A graduate student at the Massachusetts Institute of Technology (MIT), Caleb Waugh is passionate about realizing a sustainable energy future that is informed by the best available science, economics, policy, and business strategies. With interest in the potential for high-risk/high-reward disruptive technologies in the energy space, his Ph.D. work with the Nuclear Science and Engineering Department addresses the technical and engineering advances needed to realize nuclear fusion energy. Prior to his Ph.D. work, he completed a master’s degree with the MIT Joint Program on the Science and Policy of Global Change and explored the potential that air pollution policies have for reducing carbon emissions. He holds dual bachelor’s degrees in electrical engineering and philosophy and has extensive experience working with the U.S. Department of Energy’s national laboratories.

    http://web.mit.edu/nse/

    http://spectrum.mit.edu/articles/normal/the-power-generation/

  • Karen Cator

    Chief Executive Officer

    Digital Promise

    From 2009-2013, Karen Cator was Director of the Office of Educational Technology at the U.S. Department of Education, leading the development of the 2010 National Education Technology Plan. Previously, she directed Apple’s efforts in education. She began her career as a teacher in Alaska.

    http://www.digitalpromise.org/

  • Dan Cziczo

    Associate Professor of Atmospheric Chemistry

    MIT

    Dan Cziczo received his Ph.D. from the University of Chicago and has conducted research on cloud microphysics and climate science at a number of prestigious research and academic institutions ever since. Dr. Cziczo is interested in the interrelationship of particulate matter and cloud formation. His research utilizes laboratory and field studies to better understand how small particles interact with water vapor to form droplets and ice crystals, which are important players in the Earth’s climate system. His group's experiments include using small cloud chambers in the laboratory to mimic atmospheric conditions that lead to cloud formation and observing natural clouds from remote mountaintop sites and research aircraft.

    http://mit.edu/djcziczo/

    http://eapsweb.mit.edu/people/djcziczo

  • Brian Kahn

    Research Scientist

    Jet Propulsion Laboratory

    Brian Kahn received his Ph.D. in atmospheric sciences from the University of California at Los Angeles in 2004. He is a staff research scientist at NASA's Jet Propulsion Laboratory and works most closely with the Atmospheric Infrared Sounder (AIRS) group. Dr. Kahn's research focuses primarily on the use of satellite instruments to collect data on clouds, temperature, water vapor, and other atmospheric characteristics and then using these data to improve future climate models.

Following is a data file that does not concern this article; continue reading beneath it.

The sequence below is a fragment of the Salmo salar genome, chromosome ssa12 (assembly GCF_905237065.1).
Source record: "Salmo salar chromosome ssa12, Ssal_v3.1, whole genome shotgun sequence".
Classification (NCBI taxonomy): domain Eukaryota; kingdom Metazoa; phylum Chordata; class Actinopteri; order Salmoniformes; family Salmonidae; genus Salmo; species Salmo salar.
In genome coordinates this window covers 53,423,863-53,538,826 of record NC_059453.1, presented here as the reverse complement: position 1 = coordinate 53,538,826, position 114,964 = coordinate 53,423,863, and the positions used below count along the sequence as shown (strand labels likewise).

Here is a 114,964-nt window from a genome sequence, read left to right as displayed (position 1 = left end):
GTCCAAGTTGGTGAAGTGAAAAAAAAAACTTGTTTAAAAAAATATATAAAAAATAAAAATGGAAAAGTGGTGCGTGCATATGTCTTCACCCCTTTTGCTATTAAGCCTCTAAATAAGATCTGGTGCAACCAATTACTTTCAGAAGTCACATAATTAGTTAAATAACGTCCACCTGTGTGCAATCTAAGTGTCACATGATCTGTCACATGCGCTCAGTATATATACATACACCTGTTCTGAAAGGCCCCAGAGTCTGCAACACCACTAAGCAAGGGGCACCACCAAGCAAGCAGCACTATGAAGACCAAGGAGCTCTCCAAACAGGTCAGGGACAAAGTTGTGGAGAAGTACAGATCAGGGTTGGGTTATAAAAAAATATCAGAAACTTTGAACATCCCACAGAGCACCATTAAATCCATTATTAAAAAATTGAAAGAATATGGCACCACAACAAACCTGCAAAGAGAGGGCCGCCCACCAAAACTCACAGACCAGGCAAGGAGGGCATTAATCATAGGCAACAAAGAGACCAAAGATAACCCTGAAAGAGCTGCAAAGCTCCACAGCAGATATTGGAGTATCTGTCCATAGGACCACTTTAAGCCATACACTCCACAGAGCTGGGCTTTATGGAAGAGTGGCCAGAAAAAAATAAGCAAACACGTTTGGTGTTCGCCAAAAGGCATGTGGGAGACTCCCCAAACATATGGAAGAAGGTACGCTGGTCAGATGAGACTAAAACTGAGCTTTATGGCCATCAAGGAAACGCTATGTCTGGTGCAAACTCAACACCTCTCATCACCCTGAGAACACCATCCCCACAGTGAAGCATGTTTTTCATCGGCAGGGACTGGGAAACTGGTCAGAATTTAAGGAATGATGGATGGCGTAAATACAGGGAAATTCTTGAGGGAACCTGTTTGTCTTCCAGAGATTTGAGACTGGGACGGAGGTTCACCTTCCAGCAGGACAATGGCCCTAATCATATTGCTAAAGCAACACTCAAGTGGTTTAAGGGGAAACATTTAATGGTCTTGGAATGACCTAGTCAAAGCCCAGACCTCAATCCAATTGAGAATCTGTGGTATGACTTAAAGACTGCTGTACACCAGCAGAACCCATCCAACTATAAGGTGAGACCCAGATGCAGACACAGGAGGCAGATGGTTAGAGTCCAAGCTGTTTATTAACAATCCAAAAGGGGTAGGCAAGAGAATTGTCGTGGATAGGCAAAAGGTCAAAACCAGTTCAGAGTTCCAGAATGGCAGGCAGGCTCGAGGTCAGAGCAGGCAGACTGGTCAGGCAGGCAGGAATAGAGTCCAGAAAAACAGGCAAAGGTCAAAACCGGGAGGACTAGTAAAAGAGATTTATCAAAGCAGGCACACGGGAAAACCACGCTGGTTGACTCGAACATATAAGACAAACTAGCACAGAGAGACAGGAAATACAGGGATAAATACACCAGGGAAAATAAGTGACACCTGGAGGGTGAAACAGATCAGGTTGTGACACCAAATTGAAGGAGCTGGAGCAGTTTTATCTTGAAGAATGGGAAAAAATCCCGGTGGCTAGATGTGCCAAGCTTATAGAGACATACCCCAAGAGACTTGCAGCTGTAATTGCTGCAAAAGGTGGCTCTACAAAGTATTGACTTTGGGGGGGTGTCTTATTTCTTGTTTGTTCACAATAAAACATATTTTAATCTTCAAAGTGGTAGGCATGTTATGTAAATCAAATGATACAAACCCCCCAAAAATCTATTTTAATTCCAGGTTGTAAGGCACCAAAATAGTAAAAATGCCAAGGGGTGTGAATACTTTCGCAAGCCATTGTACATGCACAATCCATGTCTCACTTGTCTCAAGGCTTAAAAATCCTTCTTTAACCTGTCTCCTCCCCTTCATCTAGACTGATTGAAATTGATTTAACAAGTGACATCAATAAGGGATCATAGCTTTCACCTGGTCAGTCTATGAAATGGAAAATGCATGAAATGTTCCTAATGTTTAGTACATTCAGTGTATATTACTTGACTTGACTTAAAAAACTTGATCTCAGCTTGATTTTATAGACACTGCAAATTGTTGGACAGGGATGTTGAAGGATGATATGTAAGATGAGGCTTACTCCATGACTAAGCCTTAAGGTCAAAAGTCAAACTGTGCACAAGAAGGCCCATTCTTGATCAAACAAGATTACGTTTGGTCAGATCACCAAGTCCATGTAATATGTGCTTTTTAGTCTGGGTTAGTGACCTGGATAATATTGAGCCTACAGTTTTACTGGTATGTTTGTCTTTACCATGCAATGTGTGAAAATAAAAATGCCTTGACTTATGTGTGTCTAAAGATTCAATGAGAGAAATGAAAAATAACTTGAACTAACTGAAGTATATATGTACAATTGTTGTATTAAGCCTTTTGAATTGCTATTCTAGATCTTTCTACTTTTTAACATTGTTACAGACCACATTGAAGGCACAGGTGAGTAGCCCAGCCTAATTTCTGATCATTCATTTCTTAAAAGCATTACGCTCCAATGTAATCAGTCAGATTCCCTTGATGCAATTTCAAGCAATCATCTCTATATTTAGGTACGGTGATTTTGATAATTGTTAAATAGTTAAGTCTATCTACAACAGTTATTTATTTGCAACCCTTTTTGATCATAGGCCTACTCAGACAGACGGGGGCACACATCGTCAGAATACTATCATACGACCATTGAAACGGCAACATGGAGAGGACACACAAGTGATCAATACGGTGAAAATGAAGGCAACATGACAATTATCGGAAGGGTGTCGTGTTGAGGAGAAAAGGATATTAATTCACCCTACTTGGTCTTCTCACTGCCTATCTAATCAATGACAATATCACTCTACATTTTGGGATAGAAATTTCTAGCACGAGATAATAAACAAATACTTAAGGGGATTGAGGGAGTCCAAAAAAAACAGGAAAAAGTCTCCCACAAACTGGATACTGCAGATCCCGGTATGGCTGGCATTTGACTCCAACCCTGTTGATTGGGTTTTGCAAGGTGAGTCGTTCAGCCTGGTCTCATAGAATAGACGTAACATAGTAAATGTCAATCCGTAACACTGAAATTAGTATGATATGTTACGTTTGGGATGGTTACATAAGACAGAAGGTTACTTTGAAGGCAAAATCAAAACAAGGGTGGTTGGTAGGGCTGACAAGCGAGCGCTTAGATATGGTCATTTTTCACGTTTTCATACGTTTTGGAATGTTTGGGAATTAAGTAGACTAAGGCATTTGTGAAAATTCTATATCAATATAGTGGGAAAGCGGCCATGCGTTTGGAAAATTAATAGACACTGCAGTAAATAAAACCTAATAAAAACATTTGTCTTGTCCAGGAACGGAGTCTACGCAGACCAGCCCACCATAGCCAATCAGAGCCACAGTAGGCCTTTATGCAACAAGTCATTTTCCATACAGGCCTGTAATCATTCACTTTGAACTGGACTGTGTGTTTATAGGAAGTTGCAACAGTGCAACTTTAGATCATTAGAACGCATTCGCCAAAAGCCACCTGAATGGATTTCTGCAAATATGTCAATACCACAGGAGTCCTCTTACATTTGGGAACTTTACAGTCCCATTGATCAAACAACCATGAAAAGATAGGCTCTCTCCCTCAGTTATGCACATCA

https://science.jpl.nasa.gov/people/BKahn/

  • Rhiju Das, Ph.D.

    Assistant Professor of Biochemistry and Physics

    Stanford University

    Rhju Das started out as a particle physicist and cosmologist and received a Ph.D. in physics from Stanford University. But after hearing an inspirational talk about ribosomes—a cell’s protein-making machines—he switched his focus to molecular biophysics. His lab concentrates on creating computer models and experimental tools to predict how biological machines work and to design new ones. Das and his team co-developed the Eterna game with Adrien Treuille’s team at CMU.

    http://www.stanford.edu/

  • Mohini Jangi, Ph.D.

    Ph.D. Graduate

    Massachusetts Institute of Technology

    Mohini Jangi received a Ph.D. in biology from the Massachusetts Institute of Technology, working in Philip Sharp’s lab. She studies how messenger RNAs are processed to create mature messenger RNAs. The careful regulation of messenger RNA processing is important in normal human development as well as in diseases like cancer.

    http://web.mit.edu/

  • Naomi Latorraca

    Graduate Student

    Stanford University

    Naomi Latorraca is studying for a Ph.D. in biophysics at Stanford University. She currently works in Rhiju Das's lab, investigating RNA structure and function. She has a degree in molecular biology and history from the University of Pittsburgh.

    http://www.stanford.edu/

  • Adrien Treuille, Ph.D.

    Assistant Professor of Computer Science and Robotics

    Carnegie Mellon University

    Adrien Treuille received a Ph.D. from the University of Washington Computer Graphics Lab. As a postdoc at the University of Washington, he was one of the creators of Foldit, a computer game in which users contribute to science by folding proteins. As assistant professor of computer science and robotics at Carnegie Mellon University, his research continues to address complex scientific challenges through massively multiplayer online games like Foldit (protein folding) and Eterna (RNA engineering). He is currently on sabbatical from CMU at Google X.

    http://www.cmu.edu/